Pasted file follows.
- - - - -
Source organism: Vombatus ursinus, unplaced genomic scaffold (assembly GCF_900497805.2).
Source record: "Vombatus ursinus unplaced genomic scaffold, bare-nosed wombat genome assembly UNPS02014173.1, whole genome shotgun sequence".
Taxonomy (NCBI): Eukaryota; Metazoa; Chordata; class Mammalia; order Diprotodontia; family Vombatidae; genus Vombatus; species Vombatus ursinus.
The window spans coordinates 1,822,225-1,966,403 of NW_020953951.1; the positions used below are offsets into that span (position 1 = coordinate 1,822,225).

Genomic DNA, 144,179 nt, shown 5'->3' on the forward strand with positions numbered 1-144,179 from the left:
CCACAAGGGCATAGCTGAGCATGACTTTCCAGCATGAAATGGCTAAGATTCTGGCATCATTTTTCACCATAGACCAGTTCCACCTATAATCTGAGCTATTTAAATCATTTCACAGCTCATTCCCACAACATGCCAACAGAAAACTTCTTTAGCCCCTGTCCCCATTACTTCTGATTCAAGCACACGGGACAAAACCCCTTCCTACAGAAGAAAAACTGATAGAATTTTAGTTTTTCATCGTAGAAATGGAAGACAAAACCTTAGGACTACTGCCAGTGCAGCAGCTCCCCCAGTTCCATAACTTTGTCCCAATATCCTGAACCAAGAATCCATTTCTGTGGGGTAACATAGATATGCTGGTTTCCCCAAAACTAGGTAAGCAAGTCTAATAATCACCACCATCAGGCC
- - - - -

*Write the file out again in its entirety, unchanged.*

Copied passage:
Source organism: Vombatus ursinus, unplaced genomic scaffold (assembly GCF_900497805.2).
Source record: "Vombatus ursinus unplaced genomic scaffold, bare-nosed wombat genome assembly UNPS02014173.1, whole genome shotgun sequence".
Taxonomy (NCBI): Eukaryota; Metazoa; Chordata; class Mammalia; order Diprotodontia; family Vombatidae; genus Vombatus; species Vombatus ursinus.
The window spans coordinates 1,822,225-1,966,403 of NW_020953951.1; the positions used below are offsets into that span (position 1 = coordinate 1,822,225).

Genomic DNA, 144,179 nt, shown 5'->3' on the forward strand with positions numbered 1-144,179 from the left:
CCACAAGGGCATAGCTGAGCATGACTTTCCAGCATGAAATGGCTAAGATTCTGGCATCATTTTTCACCATAGACCAGTTCCACCTATAATCTGAGCTATTTAAATCATTTCACAGCTCATTCCCACAACATGCCAACAGAAAACTTCTTTAGCCCCTGTCCCCATTACTTCTGATTCAAGCACACGGGACAAAACCCCTTCCTACAGAAGAAAAACTGATAGAATTTTAGTTTTTCATCGTAGAAATGGAAGACAAAACCTTAGGACTACTGCCAGTGCAGCAGCTCCCCCAGTTCCATAACTTTGTCCCAATATCCTGAACCAAGAATCCATTTCTGTGGGGTAACATAGATATGCTGGTTTCCCCAAAACTAGGTAAGCAAGTCTAATAATCACCACCATCAGGCC